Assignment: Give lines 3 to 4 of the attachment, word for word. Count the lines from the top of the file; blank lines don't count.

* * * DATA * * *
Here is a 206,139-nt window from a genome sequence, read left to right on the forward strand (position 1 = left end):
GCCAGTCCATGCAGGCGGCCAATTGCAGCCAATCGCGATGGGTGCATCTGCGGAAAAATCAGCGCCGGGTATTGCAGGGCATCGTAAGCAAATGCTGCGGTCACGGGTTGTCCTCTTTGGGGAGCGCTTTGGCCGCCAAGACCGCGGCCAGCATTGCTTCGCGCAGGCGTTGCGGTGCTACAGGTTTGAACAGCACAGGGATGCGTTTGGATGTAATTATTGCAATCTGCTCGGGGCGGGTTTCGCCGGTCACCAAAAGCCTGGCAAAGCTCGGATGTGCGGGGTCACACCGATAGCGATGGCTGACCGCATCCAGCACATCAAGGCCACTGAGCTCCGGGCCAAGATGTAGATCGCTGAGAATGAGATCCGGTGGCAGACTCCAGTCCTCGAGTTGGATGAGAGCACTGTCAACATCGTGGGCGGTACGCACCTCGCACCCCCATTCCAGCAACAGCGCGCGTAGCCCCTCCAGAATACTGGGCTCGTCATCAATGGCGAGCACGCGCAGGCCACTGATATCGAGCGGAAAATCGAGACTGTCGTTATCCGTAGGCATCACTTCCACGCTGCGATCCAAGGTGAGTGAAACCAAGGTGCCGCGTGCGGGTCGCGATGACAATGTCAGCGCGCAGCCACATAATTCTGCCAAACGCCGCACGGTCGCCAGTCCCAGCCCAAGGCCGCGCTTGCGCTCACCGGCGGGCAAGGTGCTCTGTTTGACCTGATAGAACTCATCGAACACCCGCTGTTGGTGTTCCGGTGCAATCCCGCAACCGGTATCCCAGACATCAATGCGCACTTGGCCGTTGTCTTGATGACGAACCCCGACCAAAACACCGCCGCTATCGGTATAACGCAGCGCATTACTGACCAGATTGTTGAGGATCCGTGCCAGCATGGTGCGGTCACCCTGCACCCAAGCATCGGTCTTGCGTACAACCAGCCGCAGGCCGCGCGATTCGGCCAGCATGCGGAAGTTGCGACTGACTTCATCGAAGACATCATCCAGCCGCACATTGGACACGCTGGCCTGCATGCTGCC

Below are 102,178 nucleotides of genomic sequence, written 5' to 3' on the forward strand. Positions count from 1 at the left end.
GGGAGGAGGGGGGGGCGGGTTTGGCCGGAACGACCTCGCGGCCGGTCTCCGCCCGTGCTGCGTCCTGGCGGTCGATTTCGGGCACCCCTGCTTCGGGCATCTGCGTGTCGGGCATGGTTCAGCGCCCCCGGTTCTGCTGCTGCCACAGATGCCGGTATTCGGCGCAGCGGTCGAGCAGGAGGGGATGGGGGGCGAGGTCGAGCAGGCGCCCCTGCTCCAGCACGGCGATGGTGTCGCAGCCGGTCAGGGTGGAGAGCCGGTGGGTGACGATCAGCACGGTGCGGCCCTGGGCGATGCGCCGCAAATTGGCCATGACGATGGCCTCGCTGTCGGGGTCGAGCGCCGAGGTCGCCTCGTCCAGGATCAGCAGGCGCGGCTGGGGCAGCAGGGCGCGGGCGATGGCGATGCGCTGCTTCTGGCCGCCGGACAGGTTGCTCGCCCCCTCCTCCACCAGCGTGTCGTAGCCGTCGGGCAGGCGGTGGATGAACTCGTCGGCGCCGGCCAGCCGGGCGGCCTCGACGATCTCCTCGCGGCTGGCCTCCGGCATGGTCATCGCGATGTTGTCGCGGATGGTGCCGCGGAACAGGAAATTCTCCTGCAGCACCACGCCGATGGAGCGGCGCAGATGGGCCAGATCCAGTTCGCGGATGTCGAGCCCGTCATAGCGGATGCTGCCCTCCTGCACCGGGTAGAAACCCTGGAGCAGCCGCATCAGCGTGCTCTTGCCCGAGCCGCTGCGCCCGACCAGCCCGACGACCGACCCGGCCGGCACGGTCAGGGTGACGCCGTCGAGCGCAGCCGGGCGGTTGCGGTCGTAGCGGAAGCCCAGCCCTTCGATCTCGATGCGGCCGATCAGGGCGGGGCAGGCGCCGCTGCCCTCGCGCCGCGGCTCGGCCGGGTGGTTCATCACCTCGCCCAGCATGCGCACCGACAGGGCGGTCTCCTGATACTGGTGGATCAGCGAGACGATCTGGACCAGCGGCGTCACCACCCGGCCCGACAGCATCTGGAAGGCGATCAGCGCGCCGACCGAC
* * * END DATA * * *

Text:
Below are 102,178 nucleotides of genomic sequence, written 5' to 3' on the forward strand. Positions count from 1 at the left end.
GGGAGGAGGGGGGGGCGGGTTTGGCCGGAACGACCTCGCGGCCGGTCTCCGCCCGTGCTGCGTCCTGGCGGTCGATTTCGGGCACCCCTGCTTCGGGCATCTGCGTGTCGGGCATGGTTCAGCGCCCCCGGTTCTGCTGCTGCCACAGATGCCGGTATTCGGCGCAGCGGTCGAGCAGGAGGGGATGGGGGGCGAGGTCGAGCAGGCGCCCCTGCTCCAGCACGGCGATGGTGTCGCAGCCGGTCAGGGTGGAGAGCCGGTGGGTGACGATCAGCACGGTGCGGCCCTGGGCGATGCGCCGCAAATTGGCCATGACGATGGCCTCGCTGTCGGGGTCGAGCGCCGAGGTCGCCTCGTCCAGGATCAGCAGGCGCGGCTGGGGCAGCAGGGCGCGGGCGATGGCGATGCGCTGCTTCTGGCCGCCGGACAGGTTGCTCGCCCCCTCCTCCACCAGCGTGTCGTAGCCGTCGGGCAGGCGGTGGATGAACTCGTCGGCGCCGGCCAGCCGGGCGGCCTCGACGATCTCCTCGCGGCTGGCCTCCGGCATGGTCATCGCGATGTTGTCGCGGATGGTGCCGCGGAACAGGAAATTCTCCTGCAGCACCACGCCGATGGAGCGGCGCAGATGGGCCAGATCCAGTTCGCGGATGTCGAGCCCGTCATAGCGGATGCTGCCCTCCTGCACCGGGTAGAAACCCTGGAGCAGCCGCATCAGCGTGCTCTTGCCCGAGCCGCTGCGCCCGACCAGCCCGACGACCGACCCGGCCGGCACGGTCAGGGTGACGCCGTCGAGCGCAGCCGGGCGGTTGCGGTCGTAGCGGAAGCCCAGCCCTTCGATCTCGATGCGGCCGATCAGGGCGGGGCAGGCGCCGCTGCCCTCGCGCCGCGGCTCGGCCGGGTGGTTCATCACCTCGCCCAGCATGCGCACCGACAGGGCGGTCTCCTGATACTGGTGGATCAGCGAGACGATCTGGACCAGCGGCGTCACCACCCGGCCCGACAGCATCTGGAAGGCGATCAGCGCGCCGACCGAC